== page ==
TV ads during sports depict unsafe behavior and violence
Children watching commercials aired during televised sports events may frequently be exposed to violent and unsafe behavior, a study by a Penn State Childrens Hospital physician suggests.
"Our study found that nearly one in five commercials during televised major sporting events depict unsafe or violent behavior," said Robert F. Tamburro, M.D., associate professor of pediatrics, Penn State Childrens Hospital, Penn State Milton S. Hershey Medical Center. "Studies report that children commonly watch televised sports, and thus, the commercial content of these programs should be scrutinized since data suggests that media exposure increases childrens risk-taking behavior."
The study titled, "Unsafe and Violent Behavior in Commercials Aired During Televised Major Sporting Events," appears in the December issue of the journal Pediatrics.
Previous studies have shown that violence is often depicted in commercials aired during Major League Baseball, but Tamburros study is the first to show that unsafe behaviors, such as riding a bicycle without a helmet, are depicted even more frequently.
The study team analyzed 1,185 commercials aired between Sept. 1, 2001, and Sept. 1, 2002, during the highest-rated televised sporting events. Sporting events included the Winter Olympics, National Football League playoff and regular season events, the National Basketball Association Western Conference Final Game, and the Major League Baseball World Series. The team reviewed only those commercials aired before 9 p.m., when children were more likely to be watching television.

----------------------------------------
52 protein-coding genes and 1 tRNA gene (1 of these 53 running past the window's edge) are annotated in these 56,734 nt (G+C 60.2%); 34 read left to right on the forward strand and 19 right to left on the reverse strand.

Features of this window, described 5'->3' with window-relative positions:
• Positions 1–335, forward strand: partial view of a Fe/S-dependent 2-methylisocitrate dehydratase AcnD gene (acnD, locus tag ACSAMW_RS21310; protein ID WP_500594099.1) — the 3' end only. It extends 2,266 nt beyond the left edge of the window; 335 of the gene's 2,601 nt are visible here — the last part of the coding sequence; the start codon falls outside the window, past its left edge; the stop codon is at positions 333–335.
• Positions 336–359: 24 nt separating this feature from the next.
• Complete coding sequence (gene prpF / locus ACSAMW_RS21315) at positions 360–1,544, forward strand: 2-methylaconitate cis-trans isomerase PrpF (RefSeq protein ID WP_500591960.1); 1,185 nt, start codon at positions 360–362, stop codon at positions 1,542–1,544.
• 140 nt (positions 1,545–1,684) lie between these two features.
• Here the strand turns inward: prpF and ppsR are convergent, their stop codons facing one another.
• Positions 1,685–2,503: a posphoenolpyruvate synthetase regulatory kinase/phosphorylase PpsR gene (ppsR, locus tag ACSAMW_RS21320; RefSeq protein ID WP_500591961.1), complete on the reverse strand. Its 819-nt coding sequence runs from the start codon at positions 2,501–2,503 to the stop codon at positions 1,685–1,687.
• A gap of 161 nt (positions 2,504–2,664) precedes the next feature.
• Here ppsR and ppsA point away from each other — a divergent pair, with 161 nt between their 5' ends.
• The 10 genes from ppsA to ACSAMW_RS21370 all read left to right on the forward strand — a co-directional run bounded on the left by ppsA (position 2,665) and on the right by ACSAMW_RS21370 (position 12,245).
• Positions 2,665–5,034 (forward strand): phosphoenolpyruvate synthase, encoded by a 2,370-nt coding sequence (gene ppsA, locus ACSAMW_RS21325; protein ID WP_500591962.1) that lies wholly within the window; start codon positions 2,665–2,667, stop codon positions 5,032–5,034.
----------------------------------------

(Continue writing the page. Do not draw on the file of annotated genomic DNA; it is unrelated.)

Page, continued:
Unsafe behavior was defined as any action that could have harmful consequences or that contradicted the injury prevention recommendations of national safety advocacy organizations. Violence was defined as any intentional physical contact by an aggressor that had the potential to include injury or harm, or the legitimate threat of such action.
Fourteen percent of the commercials depicted unsafe behavior and 6 percent depicted violence. Of the 322 commercial breaks reviewed in the study, 158, or 49 percent, contained at least one commercial that showed unsafe behavior or violence. Forty-eight percent of commercials that contained violence were for movies and an additional 38 percent were for television programs. Commercials for automobiles contained the highest number of depictions of unsafe behaviors.
"The Super Bowl had the highest proportion of commercials that contained unsafe or violent behaviors and the Masters Gold Tournament had no violent commercials at all and had only one commercial, which was aired three times, that included unsafe behavior," Tamburro said.
Some reports estimate that American children view 360,000 commercials before graduating from high school. Although rating systems are in place for television programs and movies to warn parents about adult content and violence, no such rating or preview systems are in place to warn parents about commercials. Moreover, it is plausible that parents might consider sporting events aired before 9 p.m. to be safe and free of such content.
"Our findings suggest that childrens exposure to televised sports should be limited and directly supervised by parents, as recommended by the American Academy of Pediatrics for television viewing in general," Tamburro said. "The movie and television industries should be encouraged to adopt models for commercial sponsorship of major sporting events that include little or no unsafe or violent content."
Valerie Gliem | EurekAlert!